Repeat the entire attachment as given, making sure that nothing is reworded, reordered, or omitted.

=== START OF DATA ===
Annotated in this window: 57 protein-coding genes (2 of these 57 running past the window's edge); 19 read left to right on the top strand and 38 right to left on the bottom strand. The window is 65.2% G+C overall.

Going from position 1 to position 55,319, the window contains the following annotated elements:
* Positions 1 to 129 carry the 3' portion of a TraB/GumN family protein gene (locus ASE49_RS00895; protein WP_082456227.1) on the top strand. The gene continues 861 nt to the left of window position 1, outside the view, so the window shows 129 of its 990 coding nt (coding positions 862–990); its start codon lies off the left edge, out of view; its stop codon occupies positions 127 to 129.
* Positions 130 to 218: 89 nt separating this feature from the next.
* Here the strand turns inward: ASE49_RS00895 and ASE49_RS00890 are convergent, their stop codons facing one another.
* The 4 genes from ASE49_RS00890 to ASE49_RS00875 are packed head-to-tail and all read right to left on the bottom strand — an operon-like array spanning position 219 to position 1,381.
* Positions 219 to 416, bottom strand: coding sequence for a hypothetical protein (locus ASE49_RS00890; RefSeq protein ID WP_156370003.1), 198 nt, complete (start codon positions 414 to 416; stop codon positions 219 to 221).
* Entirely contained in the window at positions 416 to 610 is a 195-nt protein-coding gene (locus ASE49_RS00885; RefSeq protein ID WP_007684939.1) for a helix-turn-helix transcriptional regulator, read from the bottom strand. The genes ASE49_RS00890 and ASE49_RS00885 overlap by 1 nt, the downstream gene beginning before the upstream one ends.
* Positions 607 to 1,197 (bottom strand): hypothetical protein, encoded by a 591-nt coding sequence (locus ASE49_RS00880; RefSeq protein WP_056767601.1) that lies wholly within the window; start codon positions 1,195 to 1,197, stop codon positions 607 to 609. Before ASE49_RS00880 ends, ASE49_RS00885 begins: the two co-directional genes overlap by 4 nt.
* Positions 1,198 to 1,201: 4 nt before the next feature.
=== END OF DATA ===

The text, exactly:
Annotated in this window: 57 protein-coding genes (2 of these 57 running past the window's edge); 19 read left to right on the top strand and 38 right to left on the bottom strand. The window is 65.2% G+C overall.

Going from position 1 to position 55,319, the window contains the following annotated elements:
* Positions 1 to 129 carry the 3' portion of a TraB/GumN family protein gene (locus ASE49_RS00895; protein WP_082456227.1) on the top strand. The gene continues 861 nt to the left of window position 1, outside the view, so the window shows 129 of its 990 coding nt (coding positions 862–990); its start codon lies off the left edge, out of view; its stop codon occupies positions 127 to 129.
* Positions 130 to 218: 89 nt separating this feature from the next.
* Here the strand turns inward: ASE49_RS00895 and ASE49_RS00890 are convergent, their stop codons facing one another.
* The 4 genes from ASE49_RS00890 to ASE49_RS00875 are packed head-to-tail and all read right to left on the bottom strand — an operon-like array spanning position 219 to position 1,381.
* Positions 219 to 416, bottom strand: coding sequence for a hypothetical protein (locus ASE49_RS00890; RefSeq protein ID WP_156370003.1), 198 nt, complete (start codon positions 414 to 416; stop codon positions 219 to 221).
* Entirely contained in the window at positions 416 to 610 is a 195-nt protein-coding gene (locus ASE49_RS00885; RefSeq protein ID WP_007684939.1) for a helix-turn-helix transcriptional regulator, read from the bottom strand. The genes ASE49_RS00890 and ASE49_RS00885 overlap by 1 nt, the downstream gene beginning before the upstream one ends.
* Positions 607 to 1,197 (bottom strand): hypothetical protein, encoded by a 591-nt coding sequence (locus ASE49_RS00880; RefSeq protein WP_056767601.1) that lies wholly within the window; start codon positions 1,195 to 1,197, stop codon positions 607 to 609. Before ASE49_RS00880 ends, ASE49_RS00885 begins: the two co-directional genes overlap by 4 nt.
* Positions 1,198 to 1,201: 4 nt before the next feature.